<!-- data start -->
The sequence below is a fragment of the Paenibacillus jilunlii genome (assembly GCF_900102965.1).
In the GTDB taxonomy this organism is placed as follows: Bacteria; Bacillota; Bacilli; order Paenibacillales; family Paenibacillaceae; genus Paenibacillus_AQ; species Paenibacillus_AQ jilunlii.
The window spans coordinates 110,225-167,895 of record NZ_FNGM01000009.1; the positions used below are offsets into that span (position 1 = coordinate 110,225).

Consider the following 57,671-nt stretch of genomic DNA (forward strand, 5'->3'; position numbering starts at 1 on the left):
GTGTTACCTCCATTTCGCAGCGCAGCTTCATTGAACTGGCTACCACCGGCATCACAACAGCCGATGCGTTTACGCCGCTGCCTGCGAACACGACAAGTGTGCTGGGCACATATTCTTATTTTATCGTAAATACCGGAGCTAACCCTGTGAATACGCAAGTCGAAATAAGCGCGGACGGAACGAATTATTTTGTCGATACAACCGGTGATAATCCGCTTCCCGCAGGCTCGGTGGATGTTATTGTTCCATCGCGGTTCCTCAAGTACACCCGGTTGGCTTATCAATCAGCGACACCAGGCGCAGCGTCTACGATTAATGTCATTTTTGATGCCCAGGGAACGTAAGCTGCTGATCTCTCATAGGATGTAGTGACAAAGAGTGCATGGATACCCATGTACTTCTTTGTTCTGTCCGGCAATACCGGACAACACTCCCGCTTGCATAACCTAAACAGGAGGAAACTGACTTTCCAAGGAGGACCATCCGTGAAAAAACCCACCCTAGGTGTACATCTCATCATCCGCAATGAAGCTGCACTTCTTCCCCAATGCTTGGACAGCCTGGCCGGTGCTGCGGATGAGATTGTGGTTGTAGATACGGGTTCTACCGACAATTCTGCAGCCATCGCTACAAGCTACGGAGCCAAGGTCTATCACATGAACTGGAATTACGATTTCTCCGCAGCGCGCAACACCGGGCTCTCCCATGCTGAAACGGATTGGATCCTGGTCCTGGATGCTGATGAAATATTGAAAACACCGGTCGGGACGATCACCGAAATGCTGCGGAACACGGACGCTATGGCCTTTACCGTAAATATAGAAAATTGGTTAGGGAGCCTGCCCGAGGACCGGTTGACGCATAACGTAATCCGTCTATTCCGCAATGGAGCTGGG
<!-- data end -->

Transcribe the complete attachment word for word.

The sequence below is a fragment of the Paenibacillus jilunlii genome (assembly GCF_900102965.1).
In the GTDB taxonomy this organism is placed as follows: Bacteria; Bacillota; Bacilli; order Paenibacillales; family Paenibacillaceae; genus Paenibacillus_AQ; species Paenibacillus_AQ jilunlii.
The window spans coordinates 110,225-167,895 of record NZ_FNGM01000009.1; the positions used below are offsets into that span (position 1 = coordinate 110,225).

Consider the following 57,671-nt stretch of genomic DNA (forward strand, 5'->3'; position numbering starts at 1 on the left):
GTGTTACCTCCATTTCGCAGCGCAGCTTCATTGAACTGGCTACCACCGGCATCACAACAGCCGATGCGTTTACGCCGCTGCCTGCGAACACGACAAGTGTGCTGGGCACATATTCTTATTTTATCGTAAATACCGGAGCTAACCCTGTGAATACGCAAGTCGAAATAAGCGCGGACGGAACGAATTATTTTGTCGATACAACCGGTGATAATCCGCTTCCCGCAGGCTCGGTGGATGTTATTGTTCCATCGCGGTTCCTCAAGTACACCCGGTTGGCTTATCAATCAGCGACACCAGGCGCAGCGTCTACGATTAATGTCATTTTTGATGCCCAGGGAACGTAAGCTGCTGATCTCTCATAGGATGTAGTGACAAAGAGTGCATGGATACCCATGTACTTCTTTGTTCTGTCCGGCAATACCGGACAACACTCCCGCTTGCATAACCTAAACAGGAGGAAACTGACTTTCCAAGGAGGACCATCCGTGAAAAAACCCACCCTAGGTGTACATCTCATCATCCGCAATGAAGCTGCACTTCTTCCCCAATGCTTGGACAGCCTGGCCGGTGCTGCGGATGAGATTGTGGTTGTAGATACGGGTTCTACCGACAATTCTGCAGCCATCGCTACAAGCTACGGAGCCAAGGTCTATCACATGAACTGGAATTACGATTTCTCCGCAGCGCGCAACACCGGGCTCTCCCATGCTGAAACGGATTGGATCCTGGTCCTGGATGCTGATGAAATATTGAAAACACCGGTCGGGACGATCACCGAAATGCTGCGGAACACGGACGCTATGGCCTTTACCGTAAATATAGAAAATTGGTTAGGGAGCCTGCCCGAGGACCGGTTGACGCATAACGTAATCCGTCTATTCCGCAATGGAGCTGGG